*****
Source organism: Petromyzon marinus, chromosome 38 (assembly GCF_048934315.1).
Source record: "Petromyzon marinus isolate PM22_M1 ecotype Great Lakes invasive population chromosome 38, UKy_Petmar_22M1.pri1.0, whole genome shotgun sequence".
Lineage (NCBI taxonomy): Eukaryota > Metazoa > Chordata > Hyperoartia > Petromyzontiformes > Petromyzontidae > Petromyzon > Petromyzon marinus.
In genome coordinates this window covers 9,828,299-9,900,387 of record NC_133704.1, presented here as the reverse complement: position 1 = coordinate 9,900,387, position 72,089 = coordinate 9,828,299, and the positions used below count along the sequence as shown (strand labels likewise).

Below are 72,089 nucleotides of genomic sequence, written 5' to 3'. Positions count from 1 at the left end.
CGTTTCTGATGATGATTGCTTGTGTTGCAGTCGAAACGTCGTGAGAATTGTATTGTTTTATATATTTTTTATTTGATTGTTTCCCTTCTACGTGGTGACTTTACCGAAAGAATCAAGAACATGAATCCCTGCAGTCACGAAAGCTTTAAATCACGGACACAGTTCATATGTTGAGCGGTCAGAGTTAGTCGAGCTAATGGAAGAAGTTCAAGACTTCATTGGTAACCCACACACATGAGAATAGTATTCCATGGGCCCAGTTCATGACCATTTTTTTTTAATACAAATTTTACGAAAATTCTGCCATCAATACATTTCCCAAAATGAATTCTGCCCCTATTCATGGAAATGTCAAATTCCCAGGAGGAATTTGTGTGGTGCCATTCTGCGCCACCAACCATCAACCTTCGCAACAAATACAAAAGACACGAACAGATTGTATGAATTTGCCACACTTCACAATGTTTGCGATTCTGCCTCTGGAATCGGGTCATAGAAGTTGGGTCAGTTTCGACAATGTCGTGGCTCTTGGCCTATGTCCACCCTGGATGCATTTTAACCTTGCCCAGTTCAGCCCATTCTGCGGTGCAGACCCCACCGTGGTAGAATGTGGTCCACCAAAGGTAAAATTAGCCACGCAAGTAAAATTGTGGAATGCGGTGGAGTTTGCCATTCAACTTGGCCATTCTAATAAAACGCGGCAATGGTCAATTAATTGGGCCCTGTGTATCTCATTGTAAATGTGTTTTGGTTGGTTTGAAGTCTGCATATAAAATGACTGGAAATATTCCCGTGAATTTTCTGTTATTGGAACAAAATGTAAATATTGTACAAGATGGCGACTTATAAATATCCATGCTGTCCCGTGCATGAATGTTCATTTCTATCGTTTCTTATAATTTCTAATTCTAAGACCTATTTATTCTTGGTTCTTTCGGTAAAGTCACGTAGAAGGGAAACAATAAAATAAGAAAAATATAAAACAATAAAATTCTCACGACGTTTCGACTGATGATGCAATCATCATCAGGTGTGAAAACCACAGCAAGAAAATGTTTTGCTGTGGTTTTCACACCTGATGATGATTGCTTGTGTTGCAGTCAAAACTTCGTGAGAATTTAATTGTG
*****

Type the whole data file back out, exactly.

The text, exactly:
Source organism: Petromyzon marinus, chromosome 38 (assembly GCF_048934315.1).
Source record: "Petromyzon marinus isolate PM22_M1 ecotype Great Lakes invasive population chromosome 38, UKy_Petmar_22M1.pri1.0, whole genome shotgun sequence".
Lineage (NCBI taxonomy): Eukaryota > Metazoa > Chordata > Hyperoartia > Petromyzontiformes > Petromyzontidae > Petromyzon > Petromyzon marinus.
In genome coordinates this window covers 9,828,299-9,900,387 of record NC_133704.1, presented here as the reverse complement: position 1 = coordinate 9,900,387, position 72,089 = coordinate 9,828,299, and the positions used below count along the sequence as shown (strand labels likewise).

Below are 72,089 nucleotides of genomic sequence, written 5' to 3'. Positions count from 1 at the left end.
CGTTTCTGATGATGATTGCTTGTGTTGCAGTCGAAACGTCGTGAGAATTGTATTGTTTTATATATTTTTTATTTGATTGTTTCCCTTCTACGTGGTGACTTTACCGAAAGAATCAAGAACATGAATCCCTGCAGTCACGAAAGCTTTAAATCACGGACACAGTTCATATGTTGAGCGGTCAGAGTTAGTCGAGCTAATGGAAGAAGTTCAAGACTTCATTGGTAACCCACACACATGAGAATAGTATTCCATGGGCCCAGTTCATGACCATTTTTTTTTAATACAAATTTTACGAAAATTCTGCCATCAATACATTTCCCAAAATGAATTCTGCCCCTATTCATGGAAATGTCAAATTCCCAGGAGGAATTTGTGTGGTGCCATTCTGCGCCACCAACCATCAACCTTCGCAACAAATACAAAAGACACGAACAGATTGTATGAATTTGCCACACTTCACAATGTTTGCGATTCTGCCTCTGGAATCGGGTCATAGAAGTTGGGTCAGTTTCGACAATGTCGTGGCTCTTGGCCTATGTCCACCCTGGATGCATTTTAACCTTGCCCAGTTCAGCCCATTCTGCGGTGCAGACCCCACCGTGGTAGAATGTGGTCCACCAAAGGTAAAATTAGCCACGCAAGTAAAATTGTGGAATGCGGTGGAGTTTGCCATTCAACTTGGCCATTCTAATAAAACGCGGCAATGGTCAATTAATTGGGCCCTGTGTATCTCATTGTAAATGTGTTTTGGTTGGTTTGAAGTCTGCATATAAAATGACTGGAAATATTCCCGTGAATTTTCTGTTATTGGAACAAAATGTAAATATTGTACAAGATGGCGACTTATAAATATCCATGCTGTCCCGTGCATGAATGTTCATTTCTATCGTTTCTTATAATTTCTAATTCTAAGACCTATTTATTCTTGGTTCTTTCGGTAAAGTCACGTAGAAGGGAAACAATAAAATAAGAAAAATATAAAACAATAAAATTCTCACGACGTTTCGACTGATGATGCAATCATCATCAGGTGTGAAAACCACAGCAAGAAAATGTTTTGCTGTGGTTTTCACACCTGATGATGATTGCTTGTGTTGCAGTCAAAACTTCGTGAGAATTTAATTGTG